A recent study published in the prestigious New England Journal of Medicine (NEJM) casts a shadow on the common use of testosterone therapy in older men for boosting their energy and vitality. An FDA-approved testosterone gel was shown to significantly increase risk for adverse cardiovascular, respiratory, and dermatological events in men 65 or older who had impaired mobility and increased health risks.
These unexpected negative results fly in the face of decades of good research on testosterone therapy in older men showing it to be beneficial to the cardiovascular system, and improve sexual function, mood, energy level, and muscle and bone mass and strength.
Progesterone is produced in the ovaries, the Leydig cells of the testicles, and in the adrenal glands. Many people don’t realize that progesterone is also made in the glial cells of the nervous system, both in the brain and in the Schwann cells of the peripheral nervous system.
As a physician, one of my primary charges is to try to minimize people’s pain and suffering. Being both a pragmatist and a generalist, my tools are quite wide-ranging so it was with some interest that I learned about the connection between language and suffering. There are many levels of this. Here is one part.
Once upon a time in a far-off realm, seven students of the art of healing were gathered for their final examination. Their mentor, who was old, wise and greatly loved by his pupils, led them to the bedside of a patient they had known well in life. Alas, he had just given up the ghost, and as the students contemplated with sadness and wonder his lifeless form, the master posed the question.
Bisphosphonates are now the most widely marketed and prescribed patented, FDA-approved anti-osteoporosis drugs. Bisphosphonates mimic, to some extent, the effects of estrogen on bone in that they work by inhibiting bone resorption [the process by which old bone is removed to make room for new bone]. However, like estrogen, these drugs have no ability to build new bone.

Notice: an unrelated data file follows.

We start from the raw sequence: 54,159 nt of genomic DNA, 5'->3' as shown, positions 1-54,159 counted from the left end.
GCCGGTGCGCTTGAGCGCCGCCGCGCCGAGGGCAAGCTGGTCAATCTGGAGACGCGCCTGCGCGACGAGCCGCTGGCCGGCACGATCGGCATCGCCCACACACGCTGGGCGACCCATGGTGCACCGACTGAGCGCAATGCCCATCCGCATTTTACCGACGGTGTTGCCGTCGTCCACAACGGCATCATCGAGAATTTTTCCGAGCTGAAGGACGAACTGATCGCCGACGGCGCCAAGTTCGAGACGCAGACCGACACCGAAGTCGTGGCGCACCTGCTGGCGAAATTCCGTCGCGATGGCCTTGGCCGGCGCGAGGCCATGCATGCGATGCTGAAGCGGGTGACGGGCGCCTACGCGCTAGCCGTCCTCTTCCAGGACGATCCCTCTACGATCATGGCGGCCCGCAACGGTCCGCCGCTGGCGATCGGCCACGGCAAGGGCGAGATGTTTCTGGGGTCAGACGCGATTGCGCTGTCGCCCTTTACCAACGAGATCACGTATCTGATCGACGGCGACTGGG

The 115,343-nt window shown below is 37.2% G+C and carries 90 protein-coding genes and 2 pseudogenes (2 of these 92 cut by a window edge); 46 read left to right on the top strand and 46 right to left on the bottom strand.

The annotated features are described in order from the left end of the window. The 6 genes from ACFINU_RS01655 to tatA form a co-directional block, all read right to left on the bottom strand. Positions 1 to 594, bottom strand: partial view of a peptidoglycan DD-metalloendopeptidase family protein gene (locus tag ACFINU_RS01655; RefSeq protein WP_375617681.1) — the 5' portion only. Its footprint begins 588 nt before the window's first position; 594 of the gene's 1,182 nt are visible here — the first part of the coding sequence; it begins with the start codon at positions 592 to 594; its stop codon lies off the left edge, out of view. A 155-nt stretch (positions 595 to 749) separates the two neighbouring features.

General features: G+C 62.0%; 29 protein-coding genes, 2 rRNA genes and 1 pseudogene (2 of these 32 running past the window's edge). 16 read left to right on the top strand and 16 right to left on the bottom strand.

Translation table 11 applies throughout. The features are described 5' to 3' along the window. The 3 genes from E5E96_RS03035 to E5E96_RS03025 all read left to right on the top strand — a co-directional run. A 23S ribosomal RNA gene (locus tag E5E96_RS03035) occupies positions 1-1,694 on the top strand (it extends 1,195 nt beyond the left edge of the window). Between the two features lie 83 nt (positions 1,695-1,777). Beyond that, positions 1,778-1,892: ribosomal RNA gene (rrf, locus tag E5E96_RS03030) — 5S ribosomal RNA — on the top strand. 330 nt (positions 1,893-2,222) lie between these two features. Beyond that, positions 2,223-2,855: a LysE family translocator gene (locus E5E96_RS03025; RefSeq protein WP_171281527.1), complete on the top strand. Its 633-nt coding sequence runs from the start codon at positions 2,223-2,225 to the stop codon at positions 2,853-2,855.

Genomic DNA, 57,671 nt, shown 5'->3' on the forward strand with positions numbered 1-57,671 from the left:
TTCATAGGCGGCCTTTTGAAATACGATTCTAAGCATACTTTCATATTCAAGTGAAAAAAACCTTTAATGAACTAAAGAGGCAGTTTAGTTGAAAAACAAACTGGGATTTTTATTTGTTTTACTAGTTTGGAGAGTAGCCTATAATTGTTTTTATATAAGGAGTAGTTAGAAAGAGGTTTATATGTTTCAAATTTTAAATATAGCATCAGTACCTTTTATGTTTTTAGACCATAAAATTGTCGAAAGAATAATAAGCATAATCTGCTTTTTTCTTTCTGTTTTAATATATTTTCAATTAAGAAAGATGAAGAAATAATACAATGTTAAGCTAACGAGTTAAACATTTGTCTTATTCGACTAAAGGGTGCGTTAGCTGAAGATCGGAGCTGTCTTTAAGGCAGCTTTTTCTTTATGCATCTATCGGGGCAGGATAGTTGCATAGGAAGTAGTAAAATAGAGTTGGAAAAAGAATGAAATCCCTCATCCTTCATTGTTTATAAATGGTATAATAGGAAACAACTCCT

In MS [multiple sclerosis], it is clear that the inflammatory process itself is destructive, and that estrogen is a major predisposing factor. Unsaturated fatty acids, and dietary imbalance of amino acids interact closely with hyperestrogenism and hypothyroidism to produce the autoimmune degenerative diseases.
I am not advocating you get rid of doctors; I’m saying it’s time to change our own personal health paradigm. To accomplish the change we need to stop being afraid that missing the diagnosis of a disease will send us directly to the morgue. As we change from focusing on getting a diagnosis to staying healthy, our health will improve.
The cornerstone of treatment for the great majority of cancers is the surgical removal of the primary tumor. The rationale for this approach is straightforward: if you can get rid of the cancer by simply removing it from the body, then a cure can likely be achieved. Unfortunately, this approach does not take into account that after surgery the cancer will frequently metastasize (spread to different organs). Quite often the metastatic recurrence is far more serious than the original tumor. In fact, for many cancers it is the metastatic recurrence—and not the primary tumor—that ultimately proves to be fatal.
News reports on the mammography controversy reached a pitch of high hysteria last week, the baseline syncopated with the language of hate and fear. No question, “breast cancer” is a charged phrase. In an instant, the two words conflate the beginning of life, when a baby feeds at its mother’s breast, and the end that so many Americans fear, “the Big C.” Sex and death packed into one phrase—little wonder that the words can unleash such strong emotions.
When we look past the hysteria and controversy created by the new government task force guidelines for mammography screening, what we find is that it’s all about the money, and not about women’s health.